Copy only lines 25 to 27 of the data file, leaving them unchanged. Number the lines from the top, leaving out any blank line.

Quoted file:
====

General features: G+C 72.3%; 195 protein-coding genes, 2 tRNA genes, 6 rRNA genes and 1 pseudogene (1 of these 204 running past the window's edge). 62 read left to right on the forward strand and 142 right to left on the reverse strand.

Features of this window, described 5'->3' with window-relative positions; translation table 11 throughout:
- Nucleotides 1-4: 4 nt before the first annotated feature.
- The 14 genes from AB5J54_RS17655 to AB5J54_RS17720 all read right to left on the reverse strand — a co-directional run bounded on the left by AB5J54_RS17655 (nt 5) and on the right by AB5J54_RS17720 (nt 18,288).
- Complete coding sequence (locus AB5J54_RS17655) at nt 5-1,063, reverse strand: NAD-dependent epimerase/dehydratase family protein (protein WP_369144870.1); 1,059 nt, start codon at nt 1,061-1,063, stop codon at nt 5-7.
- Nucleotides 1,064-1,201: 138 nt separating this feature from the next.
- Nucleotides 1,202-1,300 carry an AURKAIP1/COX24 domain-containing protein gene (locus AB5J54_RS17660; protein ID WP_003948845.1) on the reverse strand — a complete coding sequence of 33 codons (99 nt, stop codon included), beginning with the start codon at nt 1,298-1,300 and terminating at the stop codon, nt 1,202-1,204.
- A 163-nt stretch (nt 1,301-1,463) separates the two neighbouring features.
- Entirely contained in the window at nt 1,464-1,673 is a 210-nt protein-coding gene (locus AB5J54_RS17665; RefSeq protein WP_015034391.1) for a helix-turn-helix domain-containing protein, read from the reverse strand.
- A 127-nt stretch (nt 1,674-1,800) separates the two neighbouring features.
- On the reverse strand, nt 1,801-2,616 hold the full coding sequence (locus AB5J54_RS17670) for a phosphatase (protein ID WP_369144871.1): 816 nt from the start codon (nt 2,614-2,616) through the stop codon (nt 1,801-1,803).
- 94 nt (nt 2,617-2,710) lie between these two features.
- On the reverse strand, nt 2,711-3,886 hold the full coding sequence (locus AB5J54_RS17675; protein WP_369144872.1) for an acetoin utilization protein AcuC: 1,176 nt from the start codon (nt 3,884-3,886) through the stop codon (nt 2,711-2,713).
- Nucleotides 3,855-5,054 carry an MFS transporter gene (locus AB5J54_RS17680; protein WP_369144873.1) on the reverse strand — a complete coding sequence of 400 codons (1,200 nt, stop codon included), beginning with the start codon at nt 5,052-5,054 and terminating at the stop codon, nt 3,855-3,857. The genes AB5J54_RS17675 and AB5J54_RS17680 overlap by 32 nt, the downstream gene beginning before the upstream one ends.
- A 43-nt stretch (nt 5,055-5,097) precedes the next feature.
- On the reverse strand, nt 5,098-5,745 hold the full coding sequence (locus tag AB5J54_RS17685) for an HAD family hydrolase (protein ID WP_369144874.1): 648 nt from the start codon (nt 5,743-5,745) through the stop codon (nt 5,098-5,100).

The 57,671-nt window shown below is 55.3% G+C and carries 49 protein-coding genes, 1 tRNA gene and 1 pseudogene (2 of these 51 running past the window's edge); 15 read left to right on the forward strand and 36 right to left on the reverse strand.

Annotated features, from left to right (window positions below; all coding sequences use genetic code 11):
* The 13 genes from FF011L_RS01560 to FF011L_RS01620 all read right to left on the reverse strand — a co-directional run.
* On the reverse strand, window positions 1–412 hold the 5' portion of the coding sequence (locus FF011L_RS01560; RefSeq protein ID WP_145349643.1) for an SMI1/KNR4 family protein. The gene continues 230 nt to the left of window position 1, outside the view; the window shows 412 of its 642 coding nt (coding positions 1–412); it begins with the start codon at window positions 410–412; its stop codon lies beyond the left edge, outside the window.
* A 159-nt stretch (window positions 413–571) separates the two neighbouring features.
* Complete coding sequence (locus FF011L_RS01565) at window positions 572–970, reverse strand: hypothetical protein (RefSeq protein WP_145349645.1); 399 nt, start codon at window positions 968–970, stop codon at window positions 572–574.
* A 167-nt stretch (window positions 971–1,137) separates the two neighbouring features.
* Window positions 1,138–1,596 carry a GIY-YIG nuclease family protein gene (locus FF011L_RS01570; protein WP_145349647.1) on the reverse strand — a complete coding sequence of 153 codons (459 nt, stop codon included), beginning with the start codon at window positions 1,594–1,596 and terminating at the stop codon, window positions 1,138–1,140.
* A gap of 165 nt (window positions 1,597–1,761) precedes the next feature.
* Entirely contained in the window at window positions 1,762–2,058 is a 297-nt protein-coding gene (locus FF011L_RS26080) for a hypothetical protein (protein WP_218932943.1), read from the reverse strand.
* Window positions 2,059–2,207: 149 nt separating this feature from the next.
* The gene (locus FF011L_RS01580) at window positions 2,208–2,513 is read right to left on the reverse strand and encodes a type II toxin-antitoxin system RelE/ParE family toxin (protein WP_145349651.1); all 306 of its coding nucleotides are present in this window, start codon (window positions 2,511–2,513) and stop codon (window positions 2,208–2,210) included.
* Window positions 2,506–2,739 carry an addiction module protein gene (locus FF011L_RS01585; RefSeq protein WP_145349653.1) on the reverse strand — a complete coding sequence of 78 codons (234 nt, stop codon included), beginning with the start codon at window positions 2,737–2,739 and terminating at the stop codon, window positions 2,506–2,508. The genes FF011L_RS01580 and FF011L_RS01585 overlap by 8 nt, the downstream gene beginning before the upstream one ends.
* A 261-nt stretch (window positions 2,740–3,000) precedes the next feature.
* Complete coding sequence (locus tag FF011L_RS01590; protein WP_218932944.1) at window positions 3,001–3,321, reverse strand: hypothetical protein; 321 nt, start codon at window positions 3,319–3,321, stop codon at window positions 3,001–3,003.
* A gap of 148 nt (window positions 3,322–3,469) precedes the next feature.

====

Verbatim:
* A gap of 165 nt (window positions 1,597–1,761) precedes the next feature.
* Entirely contained in the window at window positions 1,762–2,058 is a 297-nt protein-coding gene (locus FF011L_RS26080) for a hypothetical protein (protein WP_218932943.1), read from the reverse strand.
* Window positions 2,059–2,207: 149 nt separating this feature from the next.